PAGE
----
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The biggest change involved the mutant who was meant to break Magneto out of prison. Kinberg’s original script features Xavier recruiting the Juggernaut, who is dropped from a helicopter and smashes straight into the White House. Josh Helman once discussed how he was originally slated to play Juggernaut before a rewrite led to him playing William Stryker, the man who gives Wolverine his Adamantium skeleton in X2. “I originally got hired on a different role, which is no longer in the script — it was going to be young Juggernaut,” he told IGN. Instead, Days of Future Past features Quicksilver (Evan Peters) in what became a standout moment for the X-Men movies.

‘X-Men: Days of Future Past’ Would Have Led Directly Into ‘X-Men: Apocalypse’


X-Men: Days of Future Past was a smash success, both in terms of box office and audience reception. It’s often regarded as the high point of the X-Men franchise due to how well it balances the emotional moments with the superheroic action — the moment where the younger Xavier comes face to face with his older self (Patrick Stewart) will bring tears to anyone’s eyes. The same can’t be said of its follow-up X-Men: Apocalypse, which is ironic considering the original Days of Future Past directly set up that film. In the original script, Magneto has fled to Egypt when he sees something falling from the sky. That something is Apocalypse, who takes over Magneto’s body. This was changed to a post-credits scene where Apocalypse displays his powers; X-Men: Apocalypse would instead make Magneto one of Apocalypse’s Four Horsemen.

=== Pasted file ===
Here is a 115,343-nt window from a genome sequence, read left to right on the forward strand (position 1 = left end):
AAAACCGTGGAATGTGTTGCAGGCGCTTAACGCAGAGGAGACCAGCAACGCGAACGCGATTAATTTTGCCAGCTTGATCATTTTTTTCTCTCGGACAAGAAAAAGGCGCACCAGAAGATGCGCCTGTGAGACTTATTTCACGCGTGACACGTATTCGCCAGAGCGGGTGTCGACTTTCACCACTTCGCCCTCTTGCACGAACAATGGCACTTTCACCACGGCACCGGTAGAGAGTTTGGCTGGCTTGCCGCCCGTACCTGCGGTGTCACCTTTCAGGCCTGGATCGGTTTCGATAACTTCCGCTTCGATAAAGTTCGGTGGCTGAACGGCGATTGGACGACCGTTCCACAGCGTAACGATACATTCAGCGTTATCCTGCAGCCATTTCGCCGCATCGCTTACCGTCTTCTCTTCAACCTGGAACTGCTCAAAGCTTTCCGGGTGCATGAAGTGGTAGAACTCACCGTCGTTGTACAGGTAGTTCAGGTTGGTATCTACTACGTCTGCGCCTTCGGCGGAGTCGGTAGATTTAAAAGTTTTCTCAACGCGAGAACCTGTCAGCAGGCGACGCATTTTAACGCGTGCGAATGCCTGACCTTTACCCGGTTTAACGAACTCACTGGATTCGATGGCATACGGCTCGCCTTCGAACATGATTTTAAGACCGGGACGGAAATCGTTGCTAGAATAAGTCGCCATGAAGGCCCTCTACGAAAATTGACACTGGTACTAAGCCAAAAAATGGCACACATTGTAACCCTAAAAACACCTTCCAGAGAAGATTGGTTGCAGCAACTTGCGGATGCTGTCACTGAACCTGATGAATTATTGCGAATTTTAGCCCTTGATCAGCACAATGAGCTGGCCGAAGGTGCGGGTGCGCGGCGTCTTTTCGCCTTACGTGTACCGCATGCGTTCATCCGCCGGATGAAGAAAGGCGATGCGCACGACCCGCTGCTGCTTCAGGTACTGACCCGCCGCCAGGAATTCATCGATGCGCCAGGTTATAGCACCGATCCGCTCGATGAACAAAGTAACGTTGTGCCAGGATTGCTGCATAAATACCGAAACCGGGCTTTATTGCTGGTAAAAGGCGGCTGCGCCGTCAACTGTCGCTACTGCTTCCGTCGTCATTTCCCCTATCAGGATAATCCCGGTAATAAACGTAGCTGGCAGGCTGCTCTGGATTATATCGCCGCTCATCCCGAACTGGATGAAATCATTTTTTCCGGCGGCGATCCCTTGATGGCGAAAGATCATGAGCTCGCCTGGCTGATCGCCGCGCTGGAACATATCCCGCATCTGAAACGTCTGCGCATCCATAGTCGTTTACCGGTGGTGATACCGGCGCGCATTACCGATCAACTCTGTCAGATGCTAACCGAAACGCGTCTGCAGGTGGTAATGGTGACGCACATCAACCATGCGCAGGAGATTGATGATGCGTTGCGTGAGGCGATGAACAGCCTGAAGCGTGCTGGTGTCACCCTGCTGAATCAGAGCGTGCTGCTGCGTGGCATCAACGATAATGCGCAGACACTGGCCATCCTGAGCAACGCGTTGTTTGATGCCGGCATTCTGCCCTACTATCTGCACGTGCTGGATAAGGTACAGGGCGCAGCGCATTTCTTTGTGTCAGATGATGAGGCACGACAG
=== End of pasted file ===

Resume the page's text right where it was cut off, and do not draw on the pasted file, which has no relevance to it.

Even if it never took the form that Vaughn, Kinberg, or any other creatives envisioned, X-Men: Days of Future Past still remains a superhero movie worth watching ten years later. With Marvel Studios about to launch its own X-Men reboot, it could look to Days of Future Past for inspiration on how to bring the mighty mutants into a new age of film.


X-Men: Days of Future Past is available to rent or purchase on Prime Video in the U.S.